Growth in the number of travels into the UK is expected to stagnate in 2018, following a series of terror attacks, according to research from World Travel Market London – a leading global event for the travel industry – released on Tuesday in London.
The attacks in London and Manchester mean that growth in those cities will lag behind the rates seen in other UK cities, reveals the top 100 City Destination Ranking WTM London Edition, by Euromonitor International.
The UK had 35.6 million inbound arrivals in 2016 and is expected to see strong growth in 2017.
“Brexit and the subsequent fall of the pound have had a major impact on the travel industry in the UK, with arrivals growing strongly by 5.2 per cent in 2017, while outbound departures are forecast to decelerate in 2017 as UK consumers have less money to spend abroad,” said report.
“With the terrorist attacks in London and Manchester, arrivals growth is expected to slow in 2018 to 2.6 per cent.”
The report predicted that London will see a growth of 3.4 per cent year-on-year in 2017, rising from 19.19 million inbound arrivals to 19.84 million.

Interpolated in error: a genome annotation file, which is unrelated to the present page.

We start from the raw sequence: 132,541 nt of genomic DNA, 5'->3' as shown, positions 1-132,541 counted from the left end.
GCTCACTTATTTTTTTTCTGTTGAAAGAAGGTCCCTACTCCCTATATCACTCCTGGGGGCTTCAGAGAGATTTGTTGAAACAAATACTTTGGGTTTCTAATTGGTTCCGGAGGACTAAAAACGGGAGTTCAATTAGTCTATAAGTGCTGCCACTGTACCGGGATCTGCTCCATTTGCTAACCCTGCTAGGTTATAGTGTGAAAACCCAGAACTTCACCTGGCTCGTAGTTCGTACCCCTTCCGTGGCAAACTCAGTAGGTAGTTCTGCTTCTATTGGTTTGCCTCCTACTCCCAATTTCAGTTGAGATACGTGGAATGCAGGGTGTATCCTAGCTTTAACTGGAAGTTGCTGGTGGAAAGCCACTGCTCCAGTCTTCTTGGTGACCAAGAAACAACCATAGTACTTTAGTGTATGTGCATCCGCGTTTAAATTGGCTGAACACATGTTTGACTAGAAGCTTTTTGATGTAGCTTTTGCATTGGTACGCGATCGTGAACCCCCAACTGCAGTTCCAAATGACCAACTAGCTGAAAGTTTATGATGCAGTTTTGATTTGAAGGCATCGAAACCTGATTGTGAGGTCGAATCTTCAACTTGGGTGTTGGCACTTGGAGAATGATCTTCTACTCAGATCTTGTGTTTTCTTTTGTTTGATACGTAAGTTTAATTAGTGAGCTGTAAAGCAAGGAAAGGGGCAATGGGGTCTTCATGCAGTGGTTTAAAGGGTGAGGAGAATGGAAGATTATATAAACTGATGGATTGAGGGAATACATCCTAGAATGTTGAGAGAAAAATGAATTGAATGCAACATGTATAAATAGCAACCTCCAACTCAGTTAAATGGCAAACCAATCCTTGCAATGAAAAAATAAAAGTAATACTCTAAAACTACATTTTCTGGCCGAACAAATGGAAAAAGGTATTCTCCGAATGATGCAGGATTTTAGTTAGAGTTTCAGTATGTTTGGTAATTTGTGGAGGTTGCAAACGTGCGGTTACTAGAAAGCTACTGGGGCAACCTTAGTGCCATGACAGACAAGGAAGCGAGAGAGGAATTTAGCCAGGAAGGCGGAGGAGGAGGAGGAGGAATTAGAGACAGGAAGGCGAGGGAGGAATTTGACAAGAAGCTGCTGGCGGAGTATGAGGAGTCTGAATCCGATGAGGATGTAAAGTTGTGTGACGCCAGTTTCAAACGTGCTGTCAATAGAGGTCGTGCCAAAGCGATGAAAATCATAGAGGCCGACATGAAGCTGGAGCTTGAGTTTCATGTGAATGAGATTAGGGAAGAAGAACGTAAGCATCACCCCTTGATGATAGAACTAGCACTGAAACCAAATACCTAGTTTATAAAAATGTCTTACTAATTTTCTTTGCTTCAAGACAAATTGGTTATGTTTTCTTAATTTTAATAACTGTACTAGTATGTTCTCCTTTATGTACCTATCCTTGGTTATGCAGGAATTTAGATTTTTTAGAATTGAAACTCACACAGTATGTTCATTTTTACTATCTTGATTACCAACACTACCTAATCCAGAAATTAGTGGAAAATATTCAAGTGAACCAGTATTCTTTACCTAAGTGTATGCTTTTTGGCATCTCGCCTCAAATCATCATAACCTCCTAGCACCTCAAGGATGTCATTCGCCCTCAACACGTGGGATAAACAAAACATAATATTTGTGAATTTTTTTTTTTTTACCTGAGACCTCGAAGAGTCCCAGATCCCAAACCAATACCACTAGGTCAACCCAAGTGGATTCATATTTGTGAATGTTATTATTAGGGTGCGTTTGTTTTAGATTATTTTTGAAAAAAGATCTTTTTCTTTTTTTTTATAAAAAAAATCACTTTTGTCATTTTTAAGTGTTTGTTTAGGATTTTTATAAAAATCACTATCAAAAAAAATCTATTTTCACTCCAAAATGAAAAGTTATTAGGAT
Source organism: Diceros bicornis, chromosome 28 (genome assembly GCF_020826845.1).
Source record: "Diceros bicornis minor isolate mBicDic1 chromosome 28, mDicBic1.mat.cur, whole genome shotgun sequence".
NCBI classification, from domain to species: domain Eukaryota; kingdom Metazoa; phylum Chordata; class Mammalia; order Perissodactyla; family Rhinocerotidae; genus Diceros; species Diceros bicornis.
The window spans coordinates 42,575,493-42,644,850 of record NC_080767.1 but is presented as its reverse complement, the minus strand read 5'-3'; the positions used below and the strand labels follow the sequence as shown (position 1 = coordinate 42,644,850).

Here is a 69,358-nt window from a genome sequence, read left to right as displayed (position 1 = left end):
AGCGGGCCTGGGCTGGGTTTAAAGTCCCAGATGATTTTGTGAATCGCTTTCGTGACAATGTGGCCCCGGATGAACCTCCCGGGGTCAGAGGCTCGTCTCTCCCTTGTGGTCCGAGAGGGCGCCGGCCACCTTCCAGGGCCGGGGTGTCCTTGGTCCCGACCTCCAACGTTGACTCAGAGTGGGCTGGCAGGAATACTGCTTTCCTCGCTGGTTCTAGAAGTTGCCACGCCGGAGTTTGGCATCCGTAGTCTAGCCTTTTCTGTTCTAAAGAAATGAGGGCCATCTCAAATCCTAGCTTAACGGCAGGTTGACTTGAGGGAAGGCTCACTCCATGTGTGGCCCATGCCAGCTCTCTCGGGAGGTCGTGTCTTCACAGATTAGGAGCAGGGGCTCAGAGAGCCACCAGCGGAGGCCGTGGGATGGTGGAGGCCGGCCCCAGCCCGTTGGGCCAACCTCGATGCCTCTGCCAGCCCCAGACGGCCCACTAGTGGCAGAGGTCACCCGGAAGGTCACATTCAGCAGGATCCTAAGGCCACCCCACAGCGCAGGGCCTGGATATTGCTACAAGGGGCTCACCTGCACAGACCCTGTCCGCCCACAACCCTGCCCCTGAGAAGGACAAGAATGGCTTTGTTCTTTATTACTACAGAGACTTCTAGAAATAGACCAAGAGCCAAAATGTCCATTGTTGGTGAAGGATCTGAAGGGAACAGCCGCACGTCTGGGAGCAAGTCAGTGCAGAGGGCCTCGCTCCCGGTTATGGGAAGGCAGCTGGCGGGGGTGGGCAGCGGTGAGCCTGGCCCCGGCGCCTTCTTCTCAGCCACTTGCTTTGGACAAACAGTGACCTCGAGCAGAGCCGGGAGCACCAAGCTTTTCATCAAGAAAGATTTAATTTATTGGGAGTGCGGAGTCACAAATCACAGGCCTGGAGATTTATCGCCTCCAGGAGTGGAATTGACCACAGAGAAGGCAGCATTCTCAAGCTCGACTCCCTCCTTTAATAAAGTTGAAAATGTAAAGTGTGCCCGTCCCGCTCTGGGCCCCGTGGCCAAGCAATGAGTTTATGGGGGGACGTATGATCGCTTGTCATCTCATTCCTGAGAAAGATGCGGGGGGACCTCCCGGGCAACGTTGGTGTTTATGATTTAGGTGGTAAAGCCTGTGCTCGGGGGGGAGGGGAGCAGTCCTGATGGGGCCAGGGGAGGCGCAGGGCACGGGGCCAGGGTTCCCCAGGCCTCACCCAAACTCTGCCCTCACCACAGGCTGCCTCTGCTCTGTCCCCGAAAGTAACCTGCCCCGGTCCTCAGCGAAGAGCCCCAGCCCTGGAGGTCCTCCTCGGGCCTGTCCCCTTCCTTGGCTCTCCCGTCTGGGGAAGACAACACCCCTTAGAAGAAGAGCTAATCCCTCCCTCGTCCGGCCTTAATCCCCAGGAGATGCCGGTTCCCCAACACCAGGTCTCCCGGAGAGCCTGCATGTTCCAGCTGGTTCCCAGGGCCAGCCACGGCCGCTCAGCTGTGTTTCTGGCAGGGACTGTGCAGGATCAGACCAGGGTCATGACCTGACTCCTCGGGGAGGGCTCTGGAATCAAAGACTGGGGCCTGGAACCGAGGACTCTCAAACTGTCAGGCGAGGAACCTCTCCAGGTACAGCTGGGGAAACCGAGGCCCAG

Manchester, which had 1.2 million inbound arrivals in 2016, will see that figure grow by 3.7 per cent year-on-year in 2017.
Edinburgh – the second-ranked UK city with 1.6 million inbound arrivals – will grow at 4.8 per cent; Birmingham (1.2m) will grow by 4.4 per cent; Glasgow (688,000) will grow by 4.5 per cent.
Nonetheless, the report notes that London is relatively unscathed compared with other European cities hit by terrorists – especially Paris, which saw numbers fall after two high-profile attacks in 2015.
London is still expected to continue growing, reaching 22.34 million in 2020, and 25.80 million by 2025.
“It seems the size and nature of any attack, as well as the size of the city and local response, has a clear impact on travellers’ decision-making,” the report noted.
In the long-term, the report forecasts the UK will see 40.6 million inbound arrivals by 2020 – just surpassing VisitBritain’s target of 40 million by that date – thanks to strong inbound demand from Europe, North America and Asia because of the pound’s depreciation post-Brexit.
WTM London, Senior Director, Simon Press said: “Tourists are bound to take precautions when considering where to travel in the wake of an attack, but the robust response of Londoners and Mancunians this year has helped to mitigate damage to the tourism trade in those cities.
“This report does predict a lower growth rate next year but it is heartening to see that numbers will still rise despite terrorism, thanks to the resilience of those cities and campaigns by their tourist boards.”